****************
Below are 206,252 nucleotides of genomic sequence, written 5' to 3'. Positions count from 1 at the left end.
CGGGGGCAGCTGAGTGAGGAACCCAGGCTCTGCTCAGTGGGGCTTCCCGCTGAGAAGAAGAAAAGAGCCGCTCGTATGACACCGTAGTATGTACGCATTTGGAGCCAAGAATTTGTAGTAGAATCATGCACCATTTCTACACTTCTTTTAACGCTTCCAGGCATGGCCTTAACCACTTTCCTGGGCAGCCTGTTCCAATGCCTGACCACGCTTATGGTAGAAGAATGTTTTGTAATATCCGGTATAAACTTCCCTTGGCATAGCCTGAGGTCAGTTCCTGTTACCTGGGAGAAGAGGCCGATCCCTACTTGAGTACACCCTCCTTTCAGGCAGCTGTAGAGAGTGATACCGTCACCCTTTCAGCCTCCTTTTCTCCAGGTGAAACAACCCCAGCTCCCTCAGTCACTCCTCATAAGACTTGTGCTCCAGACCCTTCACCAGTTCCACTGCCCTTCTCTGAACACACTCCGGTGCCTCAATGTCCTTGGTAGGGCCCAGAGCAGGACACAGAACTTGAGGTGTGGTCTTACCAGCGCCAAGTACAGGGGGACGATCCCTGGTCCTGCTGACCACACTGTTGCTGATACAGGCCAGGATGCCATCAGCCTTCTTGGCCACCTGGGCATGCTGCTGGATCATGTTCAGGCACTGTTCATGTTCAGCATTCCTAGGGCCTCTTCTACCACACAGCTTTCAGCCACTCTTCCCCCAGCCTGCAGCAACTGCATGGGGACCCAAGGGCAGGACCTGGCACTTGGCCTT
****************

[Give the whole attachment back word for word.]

Below are 206,252 nucleotides of genomic sequence, written 5' to 3'. Positions count from 1 at the left end.
CGGGGGCAGCTGAGTGAGGAACCCAGGCTCTGCTCAGTGGGGCTTCCCGCTGAGAAGAAGAAAAGAGCCGCTCGTATGACACCGTAGTATGTACGCATTTGGAGCCAAGAATTTGTAGTAGAATCATGCACCATTTCTACACTTCTTTTAACGCTTCCAGGCATGGCCTTAACCACTTTCCTGGGCAGCCTGTTCCAATGCCTGACCACGCTTATGGTAGAAGAATGTTTTGTAATATCCGGTATAAACTTCCCTTGGCATAGCCTGAGGTCAGTTCCTGTTACCTGGGAGAAGAGGCCGATCCCTACTTGAGTACACCCTCCTTTCAGGCAGCTGTAGAGAGTGATACCGTCACCCTTTCAGCCTCCTTTTCTCCAGGTGAAACAACCCCAGCTCCCTCAGTCACTCCTCATAAGACTTGTGCTCCAGACCCTTCACCAGTTCCACTGCCCTTCTCTGAACACACTCCGGTGCCTCAATGTCCTTGGTAGGGCCCAGAGCAGGACACAGAACTTGAGGTGTGGTCTTACCAGCGCCAAGTACAGGGGGACGATCCCTGGTCCTGCTGACCACACTGTTGCTGATACAGGCCAGGATGCCATCAGCCTTCTTGGCCACCTGGGCATGCTGCTGGATCATGTTCAGGCACTGTTCATGTTCAGCATTCCTAGGGCCTCTTCTACCACACAGCTTTCAGCCACTCTTCCCCCAGCCTGCAGCAACTGCATGGGGACCCAAGGGCAGGACCTGGCACTTGGCCTT